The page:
We do a lot of intentional things to help children and teens make friends at camp. Some of it just happens naturally, but we make an effort to guide the process as well. As we complete the fourth day of our first 2-week session this summer, we have a pretty good handle on which campers need a guiding hand. While other campers often appear to feel comfortable making friends in an effortless manner, sometimes they actually have a lot of anxiety underneath it all. The beauty of overnight camp is that children and teens can learn to open up with others once they feel safe. At Maine Arts Camp we take pride in fostering a nurturing environment where campers do feel safe–both emotionally and physically. Because of this we often see more growth in a couple weeks than parents and teacher see over the course of many months with the same camper at home.
One of the ways we work on all this is by talking to the parents on the phone prior to camp to get as much insight as we can on their child. We also ask them to fill out a personal history form that include details about the camper’s social and emotional life at home. The more information parents give us, the easier it is for us to provide their child with a meaningful experience complete with personal growth. Sometimes this information includes strategies they have found to work at home for dealing with frustrations, social issues, emotional struggles and more. Each of us learns and copes differently, so if we know what’s already proven to be effective for that camper, we’re already a step ahead of the game!
We start the intentional friend making as soon as campers arrive by getting them involved in games and activities on check-in day. Our returning campers are great about welcoming new campers, and we make an effort to bring them into the process. They all can remember what it feels like to be the new kid on the block at camp. Each day we also have “free time” for about a half hour before dinner, and all our counselors pay close attention to how the campers are interacting while we’re all outside together in a designated area. If any of them seem to be struggling to find a game to get involved in or campers to hang out with, a counselor might join in the game and gently coax the reluctant camper along. Meals are a prime time for campers to get to know each other, and we spend time in staff training coming up with conversation starters to use at meals to help this process go smoothly. Often we ask counselors to share some of those specific conversation starters with campers who seem to struggle with talking to people. The first night of camp we do ice-breaker games in each dorm, often starting with a name game that helps us connect an adjective and a movement to each person’s name. We do this in staff training as well, so I continue to be “Clever Candy!” 🙂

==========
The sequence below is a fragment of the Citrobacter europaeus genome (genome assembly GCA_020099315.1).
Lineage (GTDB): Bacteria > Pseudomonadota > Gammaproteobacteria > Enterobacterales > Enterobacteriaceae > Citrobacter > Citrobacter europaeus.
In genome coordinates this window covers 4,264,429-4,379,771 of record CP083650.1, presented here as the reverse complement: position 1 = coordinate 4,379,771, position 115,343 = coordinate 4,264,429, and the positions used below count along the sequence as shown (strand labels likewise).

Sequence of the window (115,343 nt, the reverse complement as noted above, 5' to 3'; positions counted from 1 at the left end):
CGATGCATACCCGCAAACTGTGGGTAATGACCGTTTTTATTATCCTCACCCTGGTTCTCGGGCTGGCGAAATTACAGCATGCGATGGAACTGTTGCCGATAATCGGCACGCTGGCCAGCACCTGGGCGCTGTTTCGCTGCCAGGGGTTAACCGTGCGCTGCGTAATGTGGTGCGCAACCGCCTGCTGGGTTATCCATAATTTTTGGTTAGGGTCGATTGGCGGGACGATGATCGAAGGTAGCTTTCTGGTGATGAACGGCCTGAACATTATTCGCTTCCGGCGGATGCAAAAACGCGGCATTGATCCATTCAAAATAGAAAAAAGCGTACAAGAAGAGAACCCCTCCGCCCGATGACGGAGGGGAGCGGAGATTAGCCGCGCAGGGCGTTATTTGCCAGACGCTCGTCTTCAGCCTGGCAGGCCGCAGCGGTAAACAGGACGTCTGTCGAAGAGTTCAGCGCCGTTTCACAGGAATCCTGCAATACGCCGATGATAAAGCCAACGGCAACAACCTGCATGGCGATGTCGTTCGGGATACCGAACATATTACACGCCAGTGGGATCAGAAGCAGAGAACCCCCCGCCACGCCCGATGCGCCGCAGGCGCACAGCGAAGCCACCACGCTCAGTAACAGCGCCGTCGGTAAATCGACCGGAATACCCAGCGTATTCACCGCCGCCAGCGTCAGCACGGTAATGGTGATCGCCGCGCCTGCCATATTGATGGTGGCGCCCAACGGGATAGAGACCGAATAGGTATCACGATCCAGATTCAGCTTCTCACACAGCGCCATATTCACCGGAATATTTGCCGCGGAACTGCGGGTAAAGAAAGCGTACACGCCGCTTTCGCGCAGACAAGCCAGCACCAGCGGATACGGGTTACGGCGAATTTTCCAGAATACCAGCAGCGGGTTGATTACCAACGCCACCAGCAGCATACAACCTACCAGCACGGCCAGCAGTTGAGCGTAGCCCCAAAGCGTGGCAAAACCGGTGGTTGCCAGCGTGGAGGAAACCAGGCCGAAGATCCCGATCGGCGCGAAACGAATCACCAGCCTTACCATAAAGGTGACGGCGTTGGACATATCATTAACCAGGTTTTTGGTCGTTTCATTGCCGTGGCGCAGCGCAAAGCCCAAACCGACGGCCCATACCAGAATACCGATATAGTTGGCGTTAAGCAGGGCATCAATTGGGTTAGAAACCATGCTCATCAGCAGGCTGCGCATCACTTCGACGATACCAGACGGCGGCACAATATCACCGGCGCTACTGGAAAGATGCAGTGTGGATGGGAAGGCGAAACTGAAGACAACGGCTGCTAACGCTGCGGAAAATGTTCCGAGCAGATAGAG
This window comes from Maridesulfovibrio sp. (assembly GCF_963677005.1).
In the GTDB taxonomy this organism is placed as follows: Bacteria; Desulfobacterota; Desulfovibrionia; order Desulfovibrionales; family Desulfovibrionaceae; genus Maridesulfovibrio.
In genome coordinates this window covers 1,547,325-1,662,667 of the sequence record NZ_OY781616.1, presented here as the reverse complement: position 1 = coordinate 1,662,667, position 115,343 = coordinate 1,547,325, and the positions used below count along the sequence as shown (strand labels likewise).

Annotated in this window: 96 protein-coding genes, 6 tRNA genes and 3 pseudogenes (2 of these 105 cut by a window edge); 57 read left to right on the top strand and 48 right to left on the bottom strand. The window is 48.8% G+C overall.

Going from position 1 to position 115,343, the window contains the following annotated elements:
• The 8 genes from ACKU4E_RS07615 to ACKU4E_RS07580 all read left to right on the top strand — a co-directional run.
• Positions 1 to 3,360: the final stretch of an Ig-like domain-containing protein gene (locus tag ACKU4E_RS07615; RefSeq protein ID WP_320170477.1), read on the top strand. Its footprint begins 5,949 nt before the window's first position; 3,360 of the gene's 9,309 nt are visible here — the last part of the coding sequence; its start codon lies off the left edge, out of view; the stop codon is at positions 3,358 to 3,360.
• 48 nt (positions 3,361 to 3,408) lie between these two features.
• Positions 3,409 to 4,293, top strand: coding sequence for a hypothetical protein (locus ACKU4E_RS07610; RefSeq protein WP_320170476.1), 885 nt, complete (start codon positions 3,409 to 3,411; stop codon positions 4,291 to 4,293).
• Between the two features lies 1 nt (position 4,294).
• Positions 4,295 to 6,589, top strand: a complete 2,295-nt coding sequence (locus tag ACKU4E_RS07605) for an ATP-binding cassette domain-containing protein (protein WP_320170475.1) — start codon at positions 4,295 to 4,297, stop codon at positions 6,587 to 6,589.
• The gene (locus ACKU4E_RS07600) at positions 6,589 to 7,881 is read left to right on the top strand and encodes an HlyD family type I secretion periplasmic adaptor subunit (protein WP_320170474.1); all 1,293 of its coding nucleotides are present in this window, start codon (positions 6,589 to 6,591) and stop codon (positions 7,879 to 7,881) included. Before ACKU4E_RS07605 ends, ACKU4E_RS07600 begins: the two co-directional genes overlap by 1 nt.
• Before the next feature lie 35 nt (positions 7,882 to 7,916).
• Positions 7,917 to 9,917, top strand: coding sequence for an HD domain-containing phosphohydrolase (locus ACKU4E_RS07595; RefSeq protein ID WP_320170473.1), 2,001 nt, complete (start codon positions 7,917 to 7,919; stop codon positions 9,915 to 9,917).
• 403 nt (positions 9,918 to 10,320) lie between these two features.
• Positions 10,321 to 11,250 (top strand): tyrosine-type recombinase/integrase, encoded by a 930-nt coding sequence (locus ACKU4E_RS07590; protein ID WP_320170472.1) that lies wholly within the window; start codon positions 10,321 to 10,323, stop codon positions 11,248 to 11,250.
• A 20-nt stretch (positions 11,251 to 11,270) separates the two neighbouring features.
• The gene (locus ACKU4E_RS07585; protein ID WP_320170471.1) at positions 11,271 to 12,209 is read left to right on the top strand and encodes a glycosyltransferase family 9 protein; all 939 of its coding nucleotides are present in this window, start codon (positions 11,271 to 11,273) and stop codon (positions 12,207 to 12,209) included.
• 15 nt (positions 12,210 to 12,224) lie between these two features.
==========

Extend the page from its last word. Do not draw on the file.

When issues arise between campers, we make sure to step in right away. Since we’re small and the counselors get to know all the campers well, they know when there’s a problem and they know we’re a community that works together so they come to Rick and me–the director and assistant director. Working as a team, we get the campers to each tell their side of what’s going on, and we emphasize that they each need to listen patiently when the other person is talking. We try to keep them on track by explaining what occurred and how it made them feel. Then we try to work out some compromises so they can learn to be better roommates or even just friends. I think Rick and I get better with this process each year, and now, Rick has become a Court Certified Mediator, which has taken his skills to a whole new level.
Closing Circle is another time that we are able to bond and also discuss and reinforce social skills. Closing Circle happens before bedtime in each of our dorms. The campers sit in a circle with the counselors, and they have a topic that they each get a chance to comment on. It might be, “Name your ‘rose’ and ‘thorn’ of the day.” In this case the “rose” is your favorite moment and the “thorn” is your least favorite moment or challenge of the day. This is a great way to reflect on the day and get to know our camp-mates on a deeper level. I sometimes join the girls’ dorms for their closing circles, and it’s one of my favorite things to do here at camp. I guess you could say it’s my “rose!” Stay tuned for my next blog post, which I just decided will be all about the Closing Circles I’ve experienced.
You might need to bring some tissues 🙂
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